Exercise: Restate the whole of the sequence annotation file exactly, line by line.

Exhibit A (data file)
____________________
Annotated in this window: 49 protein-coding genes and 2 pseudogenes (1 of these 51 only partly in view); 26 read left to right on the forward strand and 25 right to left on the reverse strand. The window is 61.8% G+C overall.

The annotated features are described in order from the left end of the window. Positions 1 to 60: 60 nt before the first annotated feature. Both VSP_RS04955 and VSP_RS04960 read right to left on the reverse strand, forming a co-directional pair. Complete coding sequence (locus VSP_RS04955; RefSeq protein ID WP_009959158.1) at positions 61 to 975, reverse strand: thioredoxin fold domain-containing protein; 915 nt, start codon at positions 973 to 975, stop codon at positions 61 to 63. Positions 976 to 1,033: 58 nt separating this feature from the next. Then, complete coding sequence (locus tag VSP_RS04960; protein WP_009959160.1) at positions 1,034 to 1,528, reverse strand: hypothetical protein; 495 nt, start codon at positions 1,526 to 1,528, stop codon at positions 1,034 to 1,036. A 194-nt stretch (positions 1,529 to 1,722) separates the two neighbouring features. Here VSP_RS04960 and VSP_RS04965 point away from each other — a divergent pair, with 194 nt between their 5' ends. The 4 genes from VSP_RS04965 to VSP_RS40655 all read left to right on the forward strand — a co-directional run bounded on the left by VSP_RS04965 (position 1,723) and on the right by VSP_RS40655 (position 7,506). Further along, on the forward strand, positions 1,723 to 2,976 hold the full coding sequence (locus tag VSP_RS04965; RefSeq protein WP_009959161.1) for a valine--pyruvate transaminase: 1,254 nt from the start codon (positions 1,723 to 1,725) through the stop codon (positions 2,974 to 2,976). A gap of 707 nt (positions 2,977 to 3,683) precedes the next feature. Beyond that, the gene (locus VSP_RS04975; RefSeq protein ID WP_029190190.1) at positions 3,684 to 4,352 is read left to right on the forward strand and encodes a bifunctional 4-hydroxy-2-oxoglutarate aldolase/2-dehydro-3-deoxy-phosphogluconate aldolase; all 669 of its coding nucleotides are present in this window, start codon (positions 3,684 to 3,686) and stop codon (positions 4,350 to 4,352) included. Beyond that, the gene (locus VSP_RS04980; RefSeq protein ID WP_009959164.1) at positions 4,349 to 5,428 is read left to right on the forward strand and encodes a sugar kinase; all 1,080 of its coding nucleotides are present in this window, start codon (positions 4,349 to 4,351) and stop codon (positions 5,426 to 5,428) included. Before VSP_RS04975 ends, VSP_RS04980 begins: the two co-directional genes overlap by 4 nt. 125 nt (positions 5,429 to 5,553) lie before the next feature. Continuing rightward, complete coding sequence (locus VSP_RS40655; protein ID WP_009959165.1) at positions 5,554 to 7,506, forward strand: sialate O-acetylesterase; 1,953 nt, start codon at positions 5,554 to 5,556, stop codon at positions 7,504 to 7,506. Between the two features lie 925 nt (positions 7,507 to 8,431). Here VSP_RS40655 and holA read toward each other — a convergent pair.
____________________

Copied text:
Annotated in this window: 49 protein-coding genes and 2 pseudogenes (1 of these 51 only partly in view); 26 read left to right on the forward strand and 25 right to left on the reverse strand. The window is 61.8% G+C overall.

The annotated features are described in order from the left end of the window. Positions 1 to 60: 60 nt before the first annotated feature. Both VSP_RS04955 and VSP_RS04960 read right to left on the reverse strand, forming a co-directional pair. Complete coding sequence (locus VSP_RS04955; RefSeq protein ID WP_009959158.1) at positions 61 to 975, reverse strand: thioredoxin fold domain-containing protein; 915 nt, start codon at positions 973 to 975, stop codon at positions 61 to 63. Positions 976 to 1,033: 58 nt separating this feature from the next. Then, complete coding sequence (locus tag VSP_RS04960; protein WP_009959160.1) at positions 1,034 to 1,528, reverse strand: hypothetical protein; 495 nt, start codon at positions 1,526 to 1,528, stop codon at positions 1,034 to 1,036. A 194-nt stretch (positions 1,529 to 1,722) separates the two neighbouring features. Here VSP_RS04960 and VSP_RS04965 point away from each other — a divergent pair, with 194 nt between their 5' ends. The 4 genes from VSP_RS04965 to VSP_RS40655 all read left to right on the forward strand — a co-directional run bounded on the left by VSP_RS04965 (position 1,723) and on the right by VSP_RS40655 (position 7,506). Further along, on the forward strand, positions 1,723 to 2,976 hold the full coding sequence (locus tag VSP_RS04965; RefSeq protein WP_009959161.1) for a valine--pyruvate transaminase: 1,254 nt from the start codon (positions 1,723 to 1,725) through the stop codon (positions 2,974 to 2,976). A gap of 707 nt (positions 2,977 to 3,683) precedes the next feature. Beyond that, the gene (locus VSP_RS04975; RefSeq protein ID WP_029190190.1) at positions 3,684 to 4,352 is read left to right on the forward strand and encodes a bifunctional 4-hydroxy-2-oxoglutarate aldolase/2-dehydro-3-deoxy-phosphogluconate aldolase; all 669 of its coding nucleotides are present in this window, start codon (positions 3,684 to 3,686) and stop codon (positions 4,350 to 4,352) included. Beyond that, the gene (locus VSP_RS04980; RefSeq protein ID WP_009959164.1) at positions 4,349 to 5,428 is read left to right on the forward strand and encodes a sugar kinase; all 1,080 of its coding nucleotides are present in this window, start codon (positions 4,349 to 4,351) and stop codon (positions 5,426 to 5,428) included. Before VSP_RS04975 ends, VSP_RS04980 begins: the two co-directional genes overlap by 4 nt. 125 nt (positions 5,429 to 5,553) lie before the next feature. Continuing rightward, complete coding sequence (locus VSP_RS40655; protein ID WP_009959165.1) at positions 5,554 to 7,506, forward strand: sialate O-acetylesterase; 1,953 nt, start codon at positions 5,554 to 5,556, stop codon at positions 7,504 to 7,506. Between the two features lie 925 nt (positions 7,507 to 8,431). Here VSP_RS40655 and holA read toward each other — a convergent pair.